In order to accurately reflect the intensity of a burst, the sampling rate must be at least twice the duration of the shortest burst to record accurately. This ensures that at least 1 sample completely overlaps the burst section of the event. With a traditional minutely time series, this means that a spike must least 120 seconds or more to be accurately recorded in terms of intensity. Rezolus allows for sampling rate to be configured, allowing us to make a trade-off between resolution and resource consumption. At 10Hz sampling, 200ms or more of consecutive burst is enough to be accurately reflected in the pMax. Contrast that with minutely metrics requiring 120_000ms, or secondly requiring 2000ms of consecutive burst to be accurately recorded.

Getting Started

Building

Rezolus is built with the standard Rust toolchain which can be installed and managed via rustup or by following the directions on the Rust website.

NOTE: at this time, Rezolus needs to be built with the nightly toolchain or a locally built development toolchain which has nightly features enabled. This is because Rezolus requires language features that have not been fully stabilized in the language. These features are required to get support for performance counters.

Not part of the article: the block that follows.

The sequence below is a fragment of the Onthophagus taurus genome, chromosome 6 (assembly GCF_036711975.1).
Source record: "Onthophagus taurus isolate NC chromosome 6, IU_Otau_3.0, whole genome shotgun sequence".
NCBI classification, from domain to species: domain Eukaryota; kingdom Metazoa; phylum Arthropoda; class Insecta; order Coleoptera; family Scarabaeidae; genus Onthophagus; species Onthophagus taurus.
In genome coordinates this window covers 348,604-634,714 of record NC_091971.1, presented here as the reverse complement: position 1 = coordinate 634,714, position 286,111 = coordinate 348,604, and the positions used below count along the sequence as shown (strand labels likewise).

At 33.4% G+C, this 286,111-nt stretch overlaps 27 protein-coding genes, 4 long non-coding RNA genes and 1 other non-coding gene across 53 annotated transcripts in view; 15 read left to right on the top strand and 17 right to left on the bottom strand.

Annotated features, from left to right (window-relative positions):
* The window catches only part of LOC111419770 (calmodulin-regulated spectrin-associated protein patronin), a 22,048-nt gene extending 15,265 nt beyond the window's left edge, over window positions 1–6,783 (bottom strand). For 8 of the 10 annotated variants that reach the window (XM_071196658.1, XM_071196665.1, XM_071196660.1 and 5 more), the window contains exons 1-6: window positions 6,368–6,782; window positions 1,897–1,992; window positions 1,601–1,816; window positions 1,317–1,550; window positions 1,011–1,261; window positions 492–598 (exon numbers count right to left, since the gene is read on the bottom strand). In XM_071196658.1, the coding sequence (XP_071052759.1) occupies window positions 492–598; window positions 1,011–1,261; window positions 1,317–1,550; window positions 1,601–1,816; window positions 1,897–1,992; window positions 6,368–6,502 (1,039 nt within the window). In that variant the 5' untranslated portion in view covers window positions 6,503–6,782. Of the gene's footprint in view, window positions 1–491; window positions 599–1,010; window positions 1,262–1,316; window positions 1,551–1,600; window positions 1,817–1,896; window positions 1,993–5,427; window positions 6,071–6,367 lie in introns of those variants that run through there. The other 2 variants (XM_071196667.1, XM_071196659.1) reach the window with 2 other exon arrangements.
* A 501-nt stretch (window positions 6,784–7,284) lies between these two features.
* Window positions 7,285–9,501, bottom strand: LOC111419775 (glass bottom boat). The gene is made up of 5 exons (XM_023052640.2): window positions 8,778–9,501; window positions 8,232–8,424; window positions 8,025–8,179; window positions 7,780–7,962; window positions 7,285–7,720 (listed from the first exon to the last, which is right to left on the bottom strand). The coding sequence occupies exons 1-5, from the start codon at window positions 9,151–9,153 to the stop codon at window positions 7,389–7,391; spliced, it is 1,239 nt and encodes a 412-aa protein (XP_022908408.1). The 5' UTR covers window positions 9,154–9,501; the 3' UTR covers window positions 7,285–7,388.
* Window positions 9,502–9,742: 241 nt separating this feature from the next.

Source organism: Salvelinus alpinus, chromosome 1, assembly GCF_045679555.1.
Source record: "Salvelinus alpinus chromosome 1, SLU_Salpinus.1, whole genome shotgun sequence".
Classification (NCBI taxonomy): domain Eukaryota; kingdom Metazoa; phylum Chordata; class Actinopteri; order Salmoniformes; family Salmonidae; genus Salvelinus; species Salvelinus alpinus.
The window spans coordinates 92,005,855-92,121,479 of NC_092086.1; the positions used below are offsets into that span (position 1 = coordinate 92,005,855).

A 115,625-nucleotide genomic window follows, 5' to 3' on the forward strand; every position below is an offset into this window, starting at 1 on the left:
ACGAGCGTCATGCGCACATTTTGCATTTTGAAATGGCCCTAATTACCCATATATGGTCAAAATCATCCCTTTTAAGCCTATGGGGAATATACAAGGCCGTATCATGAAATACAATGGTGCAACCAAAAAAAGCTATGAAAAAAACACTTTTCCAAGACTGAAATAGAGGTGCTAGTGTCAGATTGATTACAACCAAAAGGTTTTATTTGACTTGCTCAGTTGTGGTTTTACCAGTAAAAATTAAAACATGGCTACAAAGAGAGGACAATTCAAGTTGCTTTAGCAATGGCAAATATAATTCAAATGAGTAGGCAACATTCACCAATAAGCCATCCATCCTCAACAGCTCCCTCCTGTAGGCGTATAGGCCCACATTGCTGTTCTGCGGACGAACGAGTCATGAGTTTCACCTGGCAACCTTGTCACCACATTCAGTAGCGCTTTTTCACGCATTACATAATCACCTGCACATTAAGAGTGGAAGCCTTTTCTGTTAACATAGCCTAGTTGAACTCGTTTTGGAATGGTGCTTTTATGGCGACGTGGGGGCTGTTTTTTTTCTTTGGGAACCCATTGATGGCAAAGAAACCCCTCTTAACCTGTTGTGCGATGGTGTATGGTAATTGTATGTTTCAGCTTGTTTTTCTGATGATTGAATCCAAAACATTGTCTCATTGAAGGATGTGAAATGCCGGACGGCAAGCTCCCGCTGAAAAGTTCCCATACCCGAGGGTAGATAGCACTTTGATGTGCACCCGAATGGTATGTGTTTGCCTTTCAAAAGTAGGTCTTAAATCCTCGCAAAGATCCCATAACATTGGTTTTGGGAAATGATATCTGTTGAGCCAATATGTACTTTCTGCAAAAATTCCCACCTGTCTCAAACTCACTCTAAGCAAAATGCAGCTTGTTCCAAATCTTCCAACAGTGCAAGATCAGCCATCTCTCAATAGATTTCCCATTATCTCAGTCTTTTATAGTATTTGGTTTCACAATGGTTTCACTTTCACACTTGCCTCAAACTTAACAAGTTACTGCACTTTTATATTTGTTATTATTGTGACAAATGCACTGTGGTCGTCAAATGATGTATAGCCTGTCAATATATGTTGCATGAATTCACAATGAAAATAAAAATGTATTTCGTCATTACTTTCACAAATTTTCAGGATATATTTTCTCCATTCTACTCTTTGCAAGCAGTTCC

The rest of the guide assumes you've chosen to install the toolchain via rustup.

Install the nightly toolchain

rustup toolchain install nightly

Clone and build Rezolus from source

git clone https://github.com/twitter/rezolus
cd rezolus

# create an unoptimized development build
cargo build

# run the unoptimized binary and display help
cargo run -- --help

# create an optimized release build
cargo build --release

# run the optimized binary and display help
cargo run --release -- --help

# run the optimized binary with the example config
cargo build --release && \
sudo target/release/rezolus --config configs/example.toml

Support

Create a new issue on GitHub.

Contributing

We feel that a welcoming community is important and we ask that you follow Twitter's Open Source Code of Conduct in all interactions with the community.

Authors

A full list of contributors can be found on GitHub.

Follow @TwitterOSS on Twitter for updates.

License

Copyright 2019 Twitter, Inc.

Licensed under the Apache License, Version 2.0: https://www.apache.org/licenses/LICENSE-2.0

Security Issues?

Please report sensitive security issues via Twitter's bug-bounty program (https://hackerone.com/twitter) rather than GitHub.